Revcole.jpg (6737 bytes)   Reflections on R.A.F. Habbaniya

By: Rev. Dr.  Michael G. Cole

As you can imagine my two years at R.A.F. Habbaniya are a very important and
significant part of my life. I was only 20 years old, doing my compulsory National
Service and it was my first time away from England.

There is so much I remember and looking at a layout of the Station, givento
new arrivals, I can picture certain places quite clearly - Command Garden,
C of E Church, which I attended, the Civil Cantonment, the Race Track,
the lower airfield and the Plateau airfield, Lake Habbaniya and my many
visits and stays in Baghdad. I could go on! marshb2jpg.jpg (15636 bytes)

I have four small black and white photographs which I took on May 2, 1955 -the Parade waiting for the arrival of King Faisal; the March On of the Levies; King Faisal inspecting prior to the hand over and finally the march on of the Iraqi Army. For me it was a sad day for I'm sure after a while the Station was never the same again. I wonder if the buildings and gardens were kept up or whether the place went down and down!

During my stay in Iraq I visited Basra, by train and saw Ur of the Chaldeans, Abraham's original home . I left in December 1955 but went back to Baghdad in 1964 or 65, after the revolution.
I traveled across the desert from Damascas, and was told that the Station was
not now as I would remember it. However I enjoyed being in Baghdad again,
although it had changed quite a lot. Quite a bit of reconstruction at Babylon
and maybe not much of an improvement!

Eventually in 1961 I became an Anglican priest, served as an R.A.F. Chaplain, (Sqn Ldr)
then as a Chaplain in the Canadian Armed Forces (Maj.) and now after 38 years in the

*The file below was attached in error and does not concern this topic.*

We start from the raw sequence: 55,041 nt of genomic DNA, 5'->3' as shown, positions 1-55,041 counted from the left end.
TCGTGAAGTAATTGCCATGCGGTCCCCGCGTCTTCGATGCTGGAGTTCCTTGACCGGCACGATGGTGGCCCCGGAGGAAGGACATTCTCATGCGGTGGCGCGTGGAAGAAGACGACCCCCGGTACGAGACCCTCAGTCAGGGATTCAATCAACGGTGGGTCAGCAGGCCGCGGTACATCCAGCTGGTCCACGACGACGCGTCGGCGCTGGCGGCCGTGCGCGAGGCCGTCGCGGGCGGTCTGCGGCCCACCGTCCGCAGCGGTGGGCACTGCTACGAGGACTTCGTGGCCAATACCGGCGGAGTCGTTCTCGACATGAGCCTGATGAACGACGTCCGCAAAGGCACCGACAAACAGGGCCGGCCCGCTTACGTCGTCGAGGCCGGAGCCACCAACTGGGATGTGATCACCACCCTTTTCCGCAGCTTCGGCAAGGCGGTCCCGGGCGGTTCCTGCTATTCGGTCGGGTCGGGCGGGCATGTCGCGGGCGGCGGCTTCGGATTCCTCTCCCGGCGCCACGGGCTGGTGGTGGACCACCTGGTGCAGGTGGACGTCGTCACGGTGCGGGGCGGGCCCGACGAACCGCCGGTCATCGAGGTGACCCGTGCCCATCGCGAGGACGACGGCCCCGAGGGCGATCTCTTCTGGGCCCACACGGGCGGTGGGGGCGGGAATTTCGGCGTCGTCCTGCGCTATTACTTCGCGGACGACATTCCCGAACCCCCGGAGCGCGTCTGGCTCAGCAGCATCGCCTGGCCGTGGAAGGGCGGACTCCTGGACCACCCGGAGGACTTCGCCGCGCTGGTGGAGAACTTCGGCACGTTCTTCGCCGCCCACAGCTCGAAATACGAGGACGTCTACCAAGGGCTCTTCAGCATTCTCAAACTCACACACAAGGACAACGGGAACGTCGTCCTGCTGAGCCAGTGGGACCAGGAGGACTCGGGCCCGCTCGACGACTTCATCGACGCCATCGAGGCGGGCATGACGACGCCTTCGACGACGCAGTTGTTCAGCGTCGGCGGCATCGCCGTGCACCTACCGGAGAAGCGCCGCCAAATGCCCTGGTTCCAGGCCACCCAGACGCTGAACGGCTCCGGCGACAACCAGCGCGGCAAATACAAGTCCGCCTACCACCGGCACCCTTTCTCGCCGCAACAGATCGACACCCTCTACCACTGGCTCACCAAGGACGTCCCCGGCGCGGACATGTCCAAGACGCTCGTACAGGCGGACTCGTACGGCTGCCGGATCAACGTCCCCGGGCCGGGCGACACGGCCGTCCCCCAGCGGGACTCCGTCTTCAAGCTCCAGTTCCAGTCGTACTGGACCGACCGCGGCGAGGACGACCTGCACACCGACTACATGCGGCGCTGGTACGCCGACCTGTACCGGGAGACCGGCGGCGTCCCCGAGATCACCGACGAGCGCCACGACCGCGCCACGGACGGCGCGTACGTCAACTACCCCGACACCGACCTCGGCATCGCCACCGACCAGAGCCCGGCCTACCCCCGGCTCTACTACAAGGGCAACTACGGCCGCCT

priesthood, I live in retirement with my wife, Valerie, in Litchfield Beach, South Carolina.
Marshar

As I said before, I will never forget Habbaniya and wonder if the day will ever come when
I can see it again. I will always be interested to hear more about Habbaniya and the wonderful Assyrians I knew both there and in other parts of Iraq.

I always thought they were given a raw deal for their many years of faithful service
to the Crown. I guess when you lose an Empire, as new nations seek their independence, much that seemed good and worth preserving at the time is lost. Perhaps it has to be that
way for after my earlier visits to Cairo, Beirut, Amman, Jerusalem, Petra, and, 3 years
living on the Island of Cyprus, things never seemed quite the same when revisited.

waiting for the King

Nostalgia and living in the past I suppose! 

If you know any one who served in Levies please contact us, we will be honored to post his Bibliography on this special site. Keep tuned , more photo's and testimonies will be posted soon.

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